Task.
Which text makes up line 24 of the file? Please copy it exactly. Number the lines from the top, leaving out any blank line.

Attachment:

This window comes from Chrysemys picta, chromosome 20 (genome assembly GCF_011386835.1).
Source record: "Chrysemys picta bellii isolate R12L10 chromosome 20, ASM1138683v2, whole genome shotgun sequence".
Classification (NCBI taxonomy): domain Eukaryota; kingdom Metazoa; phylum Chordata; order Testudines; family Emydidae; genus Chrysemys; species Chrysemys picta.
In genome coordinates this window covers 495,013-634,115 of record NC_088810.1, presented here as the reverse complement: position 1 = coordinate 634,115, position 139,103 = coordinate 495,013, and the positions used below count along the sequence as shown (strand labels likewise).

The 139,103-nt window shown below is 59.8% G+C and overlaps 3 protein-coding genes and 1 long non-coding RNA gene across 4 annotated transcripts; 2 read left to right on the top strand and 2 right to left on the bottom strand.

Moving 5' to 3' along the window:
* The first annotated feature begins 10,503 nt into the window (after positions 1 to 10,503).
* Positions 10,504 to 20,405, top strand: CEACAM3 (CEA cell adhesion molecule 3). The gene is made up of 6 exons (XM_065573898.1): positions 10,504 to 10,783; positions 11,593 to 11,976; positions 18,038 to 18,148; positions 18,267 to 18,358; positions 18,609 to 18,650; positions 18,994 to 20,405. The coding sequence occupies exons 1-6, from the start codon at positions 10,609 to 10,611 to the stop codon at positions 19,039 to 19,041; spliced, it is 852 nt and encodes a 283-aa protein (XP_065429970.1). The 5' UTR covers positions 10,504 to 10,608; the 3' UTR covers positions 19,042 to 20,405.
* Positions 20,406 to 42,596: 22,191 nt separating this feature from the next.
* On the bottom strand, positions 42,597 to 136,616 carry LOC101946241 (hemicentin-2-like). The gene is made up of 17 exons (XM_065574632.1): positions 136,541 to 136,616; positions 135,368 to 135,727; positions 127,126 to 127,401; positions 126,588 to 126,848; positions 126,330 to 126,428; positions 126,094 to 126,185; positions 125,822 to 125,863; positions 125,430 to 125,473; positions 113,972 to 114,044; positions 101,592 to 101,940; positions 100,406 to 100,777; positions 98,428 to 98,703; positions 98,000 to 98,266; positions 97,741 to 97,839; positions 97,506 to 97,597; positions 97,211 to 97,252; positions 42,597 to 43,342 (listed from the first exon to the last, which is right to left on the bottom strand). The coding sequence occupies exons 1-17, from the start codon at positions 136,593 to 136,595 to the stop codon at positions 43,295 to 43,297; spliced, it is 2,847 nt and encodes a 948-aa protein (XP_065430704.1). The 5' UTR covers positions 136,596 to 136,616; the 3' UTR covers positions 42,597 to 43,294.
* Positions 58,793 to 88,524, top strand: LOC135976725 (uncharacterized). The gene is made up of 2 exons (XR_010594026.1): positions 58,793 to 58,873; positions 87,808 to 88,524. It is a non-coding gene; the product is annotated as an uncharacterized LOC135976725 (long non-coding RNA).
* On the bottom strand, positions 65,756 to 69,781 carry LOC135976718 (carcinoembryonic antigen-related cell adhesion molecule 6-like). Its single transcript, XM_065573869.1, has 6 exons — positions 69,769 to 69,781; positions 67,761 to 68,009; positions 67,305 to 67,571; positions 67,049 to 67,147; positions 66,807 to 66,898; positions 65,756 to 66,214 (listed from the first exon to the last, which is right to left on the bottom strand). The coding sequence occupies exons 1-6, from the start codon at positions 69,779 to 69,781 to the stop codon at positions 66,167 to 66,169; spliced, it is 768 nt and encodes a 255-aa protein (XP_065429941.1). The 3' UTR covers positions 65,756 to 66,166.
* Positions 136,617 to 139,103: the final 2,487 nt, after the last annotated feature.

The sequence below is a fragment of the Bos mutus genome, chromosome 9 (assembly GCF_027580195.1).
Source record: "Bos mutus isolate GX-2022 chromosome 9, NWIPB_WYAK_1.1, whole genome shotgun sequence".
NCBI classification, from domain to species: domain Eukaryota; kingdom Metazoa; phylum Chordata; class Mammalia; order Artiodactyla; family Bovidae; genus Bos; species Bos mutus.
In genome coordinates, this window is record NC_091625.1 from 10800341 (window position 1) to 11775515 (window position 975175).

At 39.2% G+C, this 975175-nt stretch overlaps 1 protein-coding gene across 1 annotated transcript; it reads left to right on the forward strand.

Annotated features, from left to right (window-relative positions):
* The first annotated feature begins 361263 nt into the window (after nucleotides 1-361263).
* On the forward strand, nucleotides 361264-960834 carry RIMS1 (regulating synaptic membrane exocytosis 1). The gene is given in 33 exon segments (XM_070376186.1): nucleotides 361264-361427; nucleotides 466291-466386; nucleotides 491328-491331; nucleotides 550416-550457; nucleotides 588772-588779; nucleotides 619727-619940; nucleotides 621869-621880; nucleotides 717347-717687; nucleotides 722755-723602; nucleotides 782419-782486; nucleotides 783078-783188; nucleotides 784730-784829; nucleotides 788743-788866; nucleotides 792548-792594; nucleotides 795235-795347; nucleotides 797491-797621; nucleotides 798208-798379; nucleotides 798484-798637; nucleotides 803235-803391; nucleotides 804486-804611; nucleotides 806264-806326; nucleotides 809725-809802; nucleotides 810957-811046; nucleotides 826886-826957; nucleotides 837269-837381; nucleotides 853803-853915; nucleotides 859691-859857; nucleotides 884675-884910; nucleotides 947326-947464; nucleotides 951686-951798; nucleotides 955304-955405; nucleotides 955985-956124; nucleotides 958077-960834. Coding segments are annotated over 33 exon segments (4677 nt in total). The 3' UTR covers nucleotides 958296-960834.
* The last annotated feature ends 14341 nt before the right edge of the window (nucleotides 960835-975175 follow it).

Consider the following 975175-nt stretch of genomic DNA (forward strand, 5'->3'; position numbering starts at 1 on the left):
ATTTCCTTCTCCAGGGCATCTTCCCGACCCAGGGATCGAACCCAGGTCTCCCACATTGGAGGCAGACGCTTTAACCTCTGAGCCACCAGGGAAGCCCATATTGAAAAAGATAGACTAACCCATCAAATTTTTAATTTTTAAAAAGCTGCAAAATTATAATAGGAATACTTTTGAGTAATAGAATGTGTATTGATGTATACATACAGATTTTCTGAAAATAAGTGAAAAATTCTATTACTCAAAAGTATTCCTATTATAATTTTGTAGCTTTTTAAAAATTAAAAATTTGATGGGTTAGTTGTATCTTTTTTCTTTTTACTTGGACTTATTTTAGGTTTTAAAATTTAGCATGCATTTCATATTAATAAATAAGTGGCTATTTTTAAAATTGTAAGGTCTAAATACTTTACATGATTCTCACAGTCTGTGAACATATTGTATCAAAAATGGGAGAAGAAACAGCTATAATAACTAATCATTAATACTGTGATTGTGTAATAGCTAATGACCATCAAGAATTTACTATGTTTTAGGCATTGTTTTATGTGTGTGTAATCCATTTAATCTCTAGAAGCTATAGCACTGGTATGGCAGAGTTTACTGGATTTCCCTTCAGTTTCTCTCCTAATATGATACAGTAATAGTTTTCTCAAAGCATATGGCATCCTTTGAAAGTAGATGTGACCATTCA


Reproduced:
ATTTCCTTCTCCAGGGCATCTTCCCGACCCAGGGATCGAACCCAGGTCTCCCACATTGGAGGCAGACGCTTTAACCTCTGAGCCACCAGGGAAGCCCATATTGAAAAAGATAGACTAACCCATCAAATTTTTAATTTTTAAAAAGCTGCAAAATTATAATAGGAATACTTTTGAGTAATAGAATGTGTATTGATGTATACATACAGATTTTCTGAAAATAAGTGAAAAATTCTATTACTCAAAAGTATTCCTATTATAATTTTGTAGCTTTTTAAAAATTAAAAATTTGATGGGTTAGTTGTATCTTTTTTCTTTTTACTTGGACTTATTTTAGGTTTTAAAATTTAGCATGCATTTCATATTAATAAATAAGTGGCTATTTTTAAAATTGTAAGGTCTAAATACTTTACATGATTCTCACAGTCTGTGAACATATTGTATCAAAAATGGGAGAAGAAACAGCTATAATAACTAATCATTAATACTGTGATTGTGTAATAGCTAATGACCATCAAGAATTTACTATGTTTTAGGCATTGTTTTATGTGTGTGTAATCCATTTAATCTCTAGAAGCTATAGCACTGGTATGGCAGAGTTTACTGGATTTCCCTTCAGTTTCTCTCCTAATATGATACAGTAATAGTTTTCTCAAAGCATATGGCATCCTTTGAAAGTAGATGTGACCATTCA